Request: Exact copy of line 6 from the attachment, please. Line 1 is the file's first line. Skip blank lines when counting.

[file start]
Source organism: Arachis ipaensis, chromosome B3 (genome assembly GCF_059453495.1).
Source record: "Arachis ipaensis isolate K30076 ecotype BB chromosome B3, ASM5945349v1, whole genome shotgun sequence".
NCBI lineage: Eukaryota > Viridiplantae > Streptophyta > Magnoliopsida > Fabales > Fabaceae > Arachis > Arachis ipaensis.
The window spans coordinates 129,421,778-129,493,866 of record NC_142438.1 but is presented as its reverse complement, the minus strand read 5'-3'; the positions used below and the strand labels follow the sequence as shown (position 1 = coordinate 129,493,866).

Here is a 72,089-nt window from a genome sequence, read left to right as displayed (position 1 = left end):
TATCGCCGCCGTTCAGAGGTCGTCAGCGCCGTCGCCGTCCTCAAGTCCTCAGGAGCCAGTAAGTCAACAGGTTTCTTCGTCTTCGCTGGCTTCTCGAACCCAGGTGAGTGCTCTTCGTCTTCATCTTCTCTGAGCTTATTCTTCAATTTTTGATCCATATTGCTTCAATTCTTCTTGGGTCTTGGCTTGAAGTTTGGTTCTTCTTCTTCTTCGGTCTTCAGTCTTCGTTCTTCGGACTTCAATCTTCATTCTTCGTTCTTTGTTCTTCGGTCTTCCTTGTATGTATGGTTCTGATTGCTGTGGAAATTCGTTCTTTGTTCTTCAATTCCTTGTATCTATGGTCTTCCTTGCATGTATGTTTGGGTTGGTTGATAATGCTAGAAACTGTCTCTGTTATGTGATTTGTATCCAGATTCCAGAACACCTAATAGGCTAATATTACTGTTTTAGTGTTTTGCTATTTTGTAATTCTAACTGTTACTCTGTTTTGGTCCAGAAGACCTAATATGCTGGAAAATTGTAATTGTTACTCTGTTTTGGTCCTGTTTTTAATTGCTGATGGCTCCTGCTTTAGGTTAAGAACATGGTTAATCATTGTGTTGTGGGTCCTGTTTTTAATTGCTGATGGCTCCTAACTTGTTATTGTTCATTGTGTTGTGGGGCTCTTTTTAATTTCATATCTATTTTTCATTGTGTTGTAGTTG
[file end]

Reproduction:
TATCGCCGCCGTTCAGAGGTCGTCAGCGCCGTCGCCGTCCTCAAGTCCTCAGGAGCCAGTAAGTCAACAGGTTTCTTCGTCTTCGCTGGCTTCTCGAACCCAGGTGAGTGCTCTTCGTCTTCATCTTCTCTGAGCTTATTCTTCAATTTTTGATCCATATTGCTTCAATTCTTCTTGGGTCTTGGCTTGAAGTTTGGTTCTTCTTCTTCTTCGGTCTTCAGTCTTCGTTCTTCGGACTTCAATCTTCATTCTTCGTTCTTTGTTCTTCGGTCTTCCTTGTATGTATGGTTCTGATTGCTGTGGAAATTCGTTCTTTGTTCTTCAATTCCTTGTATCTATGGTCTTCCTTGCATGTATGTTTGGGTTGGTTGATAATGCTAGAAACTGTCTCTGTTATGTGATTTGTATCCAGATTCCAGAACACCTAATAGGCTAATATTACTGTTTTAGTGTTTTGCTATTTTGTAATTCTAACTGTTACTCTGTTTTGGTCCAGAAGACCTAATATGCTGGAAAATTGTAATTGTTACTCTGTTTTGGTCCTGTTTTTAATTGCTGATGGCTCCTGCTTTAGGTTAAGAACATGGTTAATCATTGTGTTGTGGGTCCTGTTTTTAATTGCTGATGGCTCCTAACTTGTTATTGTTCATTGTGTTGTGGGGCTCTTTTTAATTTCATATCTATTTTTCATTGTGTTGTAGTTG